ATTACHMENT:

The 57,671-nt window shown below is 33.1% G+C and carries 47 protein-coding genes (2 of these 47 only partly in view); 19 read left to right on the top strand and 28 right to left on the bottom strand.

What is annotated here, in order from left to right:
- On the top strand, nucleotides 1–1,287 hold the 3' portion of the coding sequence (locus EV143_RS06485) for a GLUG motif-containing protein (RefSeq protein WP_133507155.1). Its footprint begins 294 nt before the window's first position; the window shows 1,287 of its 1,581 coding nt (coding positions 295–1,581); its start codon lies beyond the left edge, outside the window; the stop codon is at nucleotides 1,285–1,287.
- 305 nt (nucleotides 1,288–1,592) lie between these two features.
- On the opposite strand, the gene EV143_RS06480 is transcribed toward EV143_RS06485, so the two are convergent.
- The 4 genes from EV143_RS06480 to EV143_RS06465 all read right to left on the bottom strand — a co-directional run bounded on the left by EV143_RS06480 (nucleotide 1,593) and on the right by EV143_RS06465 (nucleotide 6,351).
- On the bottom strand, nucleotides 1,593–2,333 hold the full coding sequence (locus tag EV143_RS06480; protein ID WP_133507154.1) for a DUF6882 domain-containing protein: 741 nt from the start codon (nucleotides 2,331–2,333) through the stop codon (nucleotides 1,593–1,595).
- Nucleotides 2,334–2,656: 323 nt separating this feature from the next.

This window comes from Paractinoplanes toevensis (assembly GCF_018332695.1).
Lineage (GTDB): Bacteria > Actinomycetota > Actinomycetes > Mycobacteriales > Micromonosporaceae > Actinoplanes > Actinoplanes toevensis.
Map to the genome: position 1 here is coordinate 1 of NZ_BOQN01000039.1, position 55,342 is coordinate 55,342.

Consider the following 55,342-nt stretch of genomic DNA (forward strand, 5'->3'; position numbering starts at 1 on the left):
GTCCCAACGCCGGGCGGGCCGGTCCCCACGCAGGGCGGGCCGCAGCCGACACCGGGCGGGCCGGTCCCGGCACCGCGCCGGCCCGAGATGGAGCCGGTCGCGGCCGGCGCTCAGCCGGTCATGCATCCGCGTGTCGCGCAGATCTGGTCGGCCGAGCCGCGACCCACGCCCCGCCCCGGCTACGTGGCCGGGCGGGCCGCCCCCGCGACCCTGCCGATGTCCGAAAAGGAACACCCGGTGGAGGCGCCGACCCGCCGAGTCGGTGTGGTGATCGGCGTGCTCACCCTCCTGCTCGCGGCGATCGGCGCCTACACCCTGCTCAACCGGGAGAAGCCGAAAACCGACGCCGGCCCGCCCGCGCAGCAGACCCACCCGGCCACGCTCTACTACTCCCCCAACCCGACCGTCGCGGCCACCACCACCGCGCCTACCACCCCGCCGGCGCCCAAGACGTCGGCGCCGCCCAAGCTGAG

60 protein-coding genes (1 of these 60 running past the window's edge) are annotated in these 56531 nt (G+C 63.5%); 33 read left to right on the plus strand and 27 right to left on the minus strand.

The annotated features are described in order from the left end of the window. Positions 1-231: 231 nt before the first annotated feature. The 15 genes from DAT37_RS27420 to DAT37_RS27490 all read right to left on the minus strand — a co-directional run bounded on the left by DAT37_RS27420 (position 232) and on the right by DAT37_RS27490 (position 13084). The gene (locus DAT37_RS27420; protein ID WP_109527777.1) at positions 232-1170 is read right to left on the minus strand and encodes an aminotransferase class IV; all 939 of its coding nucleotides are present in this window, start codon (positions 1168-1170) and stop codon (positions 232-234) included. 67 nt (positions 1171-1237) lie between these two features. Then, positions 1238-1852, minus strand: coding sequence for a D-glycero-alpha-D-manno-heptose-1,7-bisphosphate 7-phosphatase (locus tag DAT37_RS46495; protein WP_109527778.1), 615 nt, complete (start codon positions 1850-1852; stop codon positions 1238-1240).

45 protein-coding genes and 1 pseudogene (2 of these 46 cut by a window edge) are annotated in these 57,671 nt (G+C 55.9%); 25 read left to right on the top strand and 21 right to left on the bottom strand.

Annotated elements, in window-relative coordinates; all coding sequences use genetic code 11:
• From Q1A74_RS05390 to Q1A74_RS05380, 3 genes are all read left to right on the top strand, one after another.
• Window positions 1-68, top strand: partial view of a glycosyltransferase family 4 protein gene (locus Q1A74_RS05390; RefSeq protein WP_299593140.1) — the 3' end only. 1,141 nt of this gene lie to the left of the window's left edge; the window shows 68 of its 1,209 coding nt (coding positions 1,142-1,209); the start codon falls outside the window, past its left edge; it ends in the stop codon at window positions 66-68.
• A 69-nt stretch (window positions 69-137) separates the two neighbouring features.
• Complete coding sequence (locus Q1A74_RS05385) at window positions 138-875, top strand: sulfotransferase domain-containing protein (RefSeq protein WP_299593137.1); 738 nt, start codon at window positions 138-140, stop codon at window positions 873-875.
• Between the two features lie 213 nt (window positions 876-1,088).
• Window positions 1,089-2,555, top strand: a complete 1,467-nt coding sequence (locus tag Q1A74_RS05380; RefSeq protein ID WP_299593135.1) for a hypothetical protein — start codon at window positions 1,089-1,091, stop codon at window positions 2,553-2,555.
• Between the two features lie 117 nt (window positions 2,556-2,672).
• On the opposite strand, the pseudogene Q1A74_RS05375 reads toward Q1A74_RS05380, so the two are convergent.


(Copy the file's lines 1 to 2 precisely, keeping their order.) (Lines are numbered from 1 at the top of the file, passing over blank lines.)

The 57,671-nt window shown below is 33.1% G+C and carries 47 protein-coding genes (2 of these 47 only partly in view); 19 read left to right on the top strand and 28 right to left on the bottom strand.

What is annotated here, in order from left to right: